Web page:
This credential, while hardly comprehensive, can at least provide advisors with a basic academic background when doing business with seniors.

Chartered Senior Financial Planner - The issuing organization claims that it trains its certificants in advanced retirement and estate planning strategies, and that the "Senior" in its name implies professional seniority as opposed to a demographic target market. However, only three days of academic training are required, followed by an open-book exam.

Poor Comparison
While senior designations may differ substantially in the level of academic training that is required, it is clear that none of them can compare to the curriculums for established and respected designations such as the CFP, Chartered Life Underwriter (CLU) or Chartered Financial Consultant (ChFC).

In all fairness, most senior designations tend to cover senior demographics and issues relating to Social Security and Medicare in more detail than the major designations. If advisors wish to market their services to seniors, this is as legitimate a market to work within as any other. However, if they want to position themselves as "experts," they should seriously consider earning one of the more traditional, comprehensive designations first. Then they could earn one of the senior designations that focus specifically on senior issues. At that point, their competence in the senior market would mean a great deal more. They would also be subject to a code of ethics that can be enforced.

Pending Consequences
Unfortunately, many seniors have become the victims of scam artists and charlatans who have become experts in their ability to emotionally manipulate elderly clients and prospects into investing in products or services that often tie their money up for long periods of time.

As a result, state regulators have begun to take notice of both the inadequate academic training and the business approach taken by many senior advisory certificants. In fact, the state of Nebraska issued a statute prohibiting advisors from using this or any other senior advisory designation.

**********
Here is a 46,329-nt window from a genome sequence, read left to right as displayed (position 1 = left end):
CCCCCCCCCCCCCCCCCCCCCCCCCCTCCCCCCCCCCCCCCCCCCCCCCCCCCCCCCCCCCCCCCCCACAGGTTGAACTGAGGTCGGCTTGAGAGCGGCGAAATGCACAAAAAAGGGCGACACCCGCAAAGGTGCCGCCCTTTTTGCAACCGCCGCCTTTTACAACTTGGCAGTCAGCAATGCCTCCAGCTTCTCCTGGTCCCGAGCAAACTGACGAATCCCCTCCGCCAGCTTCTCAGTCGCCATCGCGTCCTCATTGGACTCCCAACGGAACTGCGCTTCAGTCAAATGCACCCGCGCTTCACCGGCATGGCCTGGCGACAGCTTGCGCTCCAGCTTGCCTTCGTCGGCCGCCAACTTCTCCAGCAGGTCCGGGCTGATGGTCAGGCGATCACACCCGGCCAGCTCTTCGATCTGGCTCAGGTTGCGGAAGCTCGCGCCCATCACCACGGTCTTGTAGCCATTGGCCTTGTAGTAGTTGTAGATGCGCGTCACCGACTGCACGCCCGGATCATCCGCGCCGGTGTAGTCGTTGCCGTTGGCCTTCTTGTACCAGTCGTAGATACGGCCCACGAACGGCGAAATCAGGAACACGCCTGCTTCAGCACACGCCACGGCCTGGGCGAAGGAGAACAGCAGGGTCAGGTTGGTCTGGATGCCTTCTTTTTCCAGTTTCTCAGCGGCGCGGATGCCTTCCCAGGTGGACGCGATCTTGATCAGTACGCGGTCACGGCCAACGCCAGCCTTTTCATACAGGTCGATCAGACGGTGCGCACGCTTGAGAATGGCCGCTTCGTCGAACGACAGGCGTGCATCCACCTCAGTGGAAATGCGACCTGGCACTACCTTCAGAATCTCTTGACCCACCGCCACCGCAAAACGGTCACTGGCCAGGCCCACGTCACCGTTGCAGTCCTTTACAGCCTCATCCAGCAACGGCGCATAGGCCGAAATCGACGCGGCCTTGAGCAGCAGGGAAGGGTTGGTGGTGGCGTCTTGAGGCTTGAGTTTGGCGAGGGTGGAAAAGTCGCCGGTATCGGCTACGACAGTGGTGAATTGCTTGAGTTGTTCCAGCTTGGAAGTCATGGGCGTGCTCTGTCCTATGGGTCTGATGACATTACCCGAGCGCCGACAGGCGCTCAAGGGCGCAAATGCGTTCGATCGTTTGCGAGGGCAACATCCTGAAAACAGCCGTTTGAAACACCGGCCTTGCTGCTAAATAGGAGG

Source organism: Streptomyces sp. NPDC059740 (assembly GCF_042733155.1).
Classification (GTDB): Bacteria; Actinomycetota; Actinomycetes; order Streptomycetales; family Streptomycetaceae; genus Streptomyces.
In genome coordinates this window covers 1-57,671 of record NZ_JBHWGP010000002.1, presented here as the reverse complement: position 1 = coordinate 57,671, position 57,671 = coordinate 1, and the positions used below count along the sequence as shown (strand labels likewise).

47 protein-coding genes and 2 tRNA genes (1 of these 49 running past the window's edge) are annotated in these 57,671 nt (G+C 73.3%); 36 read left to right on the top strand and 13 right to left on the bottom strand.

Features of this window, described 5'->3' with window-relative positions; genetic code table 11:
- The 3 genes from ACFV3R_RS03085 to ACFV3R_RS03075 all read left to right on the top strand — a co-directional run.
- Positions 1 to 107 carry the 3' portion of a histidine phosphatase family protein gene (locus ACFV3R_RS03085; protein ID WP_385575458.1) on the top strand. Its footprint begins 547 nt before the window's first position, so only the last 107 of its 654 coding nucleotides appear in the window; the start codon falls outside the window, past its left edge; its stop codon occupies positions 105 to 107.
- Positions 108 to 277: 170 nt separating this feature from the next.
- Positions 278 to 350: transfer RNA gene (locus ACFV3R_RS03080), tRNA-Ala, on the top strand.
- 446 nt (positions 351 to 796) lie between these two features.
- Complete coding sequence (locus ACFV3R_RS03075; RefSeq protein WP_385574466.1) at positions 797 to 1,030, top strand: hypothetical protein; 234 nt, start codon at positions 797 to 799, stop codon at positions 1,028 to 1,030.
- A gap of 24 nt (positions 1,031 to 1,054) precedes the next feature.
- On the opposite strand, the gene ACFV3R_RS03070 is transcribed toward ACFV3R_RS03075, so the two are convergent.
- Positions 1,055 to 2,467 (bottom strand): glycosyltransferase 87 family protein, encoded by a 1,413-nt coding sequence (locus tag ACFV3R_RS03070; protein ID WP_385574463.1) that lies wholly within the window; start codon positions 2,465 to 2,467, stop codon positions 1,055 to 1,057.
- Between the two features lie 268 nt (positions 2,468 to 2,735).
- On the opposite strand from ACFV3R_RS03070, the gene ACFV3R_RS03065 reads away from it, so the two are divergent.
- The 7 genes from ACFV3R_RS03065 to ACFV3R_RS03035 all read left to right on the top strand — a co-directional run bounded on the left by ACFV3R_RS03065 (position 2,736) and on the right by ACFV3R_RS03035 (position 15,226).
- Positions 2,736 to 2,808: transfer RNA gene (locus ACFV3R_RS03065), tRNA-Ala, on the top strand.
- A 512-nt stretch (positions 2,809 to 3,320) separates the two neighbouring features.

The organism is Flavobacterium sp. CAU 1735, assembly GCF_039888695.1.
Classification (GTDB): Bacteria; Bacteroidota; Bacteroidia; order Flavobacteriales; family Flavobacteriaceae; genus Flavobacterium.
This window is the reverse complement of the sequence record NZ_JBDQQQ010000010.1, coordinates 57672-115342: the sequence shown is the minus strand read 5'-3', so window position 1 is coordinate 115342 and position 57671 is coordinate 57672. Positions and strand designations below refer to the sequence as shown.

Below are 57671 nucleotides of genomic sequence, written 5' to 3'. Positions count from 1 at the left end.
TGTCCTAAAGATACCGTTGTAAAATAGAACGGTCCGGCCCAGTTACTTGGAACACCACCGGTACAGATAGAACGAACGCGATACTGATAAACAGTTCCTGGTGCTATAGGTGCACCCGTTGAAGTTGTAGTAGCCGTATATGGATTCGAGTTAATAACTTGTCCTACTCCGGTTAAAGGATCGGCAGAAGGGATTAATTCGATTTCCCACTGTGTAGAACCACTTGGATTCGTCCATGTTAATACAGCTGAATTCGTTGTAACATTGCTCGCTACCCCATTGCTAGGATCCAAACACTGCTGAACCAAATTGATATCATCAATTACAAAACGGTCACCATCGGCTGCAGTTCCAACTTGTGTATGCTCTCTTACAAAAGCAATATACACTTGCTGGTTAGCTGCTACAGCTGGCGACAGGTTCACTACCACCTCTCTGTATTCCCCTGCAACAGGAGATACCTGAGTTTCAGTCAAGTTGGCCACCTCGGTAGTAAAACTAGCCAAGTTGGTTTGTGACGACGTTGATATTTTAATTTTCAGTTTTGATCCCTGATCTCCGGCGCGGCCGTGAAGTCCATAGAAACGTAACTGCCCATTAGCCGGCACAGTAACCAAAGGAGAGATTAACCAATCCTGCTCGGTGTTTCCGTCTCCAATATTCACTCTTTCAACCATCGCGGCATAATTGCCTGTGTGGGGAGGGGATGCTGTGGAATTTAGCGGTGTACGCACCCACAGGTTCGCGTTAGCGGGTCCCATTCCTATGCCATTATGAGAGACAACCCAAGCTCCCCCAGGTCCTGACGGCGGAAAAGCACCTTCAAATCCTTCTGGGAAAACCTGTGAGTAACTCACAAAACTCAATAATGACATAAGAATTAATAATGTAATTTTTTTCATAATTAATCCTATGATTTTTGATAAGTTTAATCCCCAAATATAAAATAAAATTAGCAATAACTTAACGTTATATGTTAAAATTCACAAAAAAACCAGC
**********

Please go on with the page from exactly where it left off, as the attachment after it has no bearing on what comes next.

Many other states can also cite a marked increase in the number of investigations and complaints relating to senior advisory firms in recent years. One of the main limitations that regulators face when dealing with this problem is that there is no overarching agency that monitors the financial designation community like there is for insurance or securities licensing. Therefore, any "rogue" credential must currently be dealt with on a state-by-state, individual basis.

The Bottom Line
While the differences between designations such as the CFP and the Certified Senior Advisor may be apparent to those in the business, most seniors looking for financial advice may have difficulty comprehending the gap in training between the two, at least at first glance. Although it would be unfair to label every financial professional who holds a senior advisory designation as dishonest, the increasing pressure coming from state regulators is making the future of these designations uncertain.

Advisors who are considering whether to earn a senior advisory designation may want to check with their state's insurance commissioner and/or securities bureau before enrolling. While bogus designations can fool prospects and clients at least for a while, regulators are certain to eventually rectify the situation, one way or another.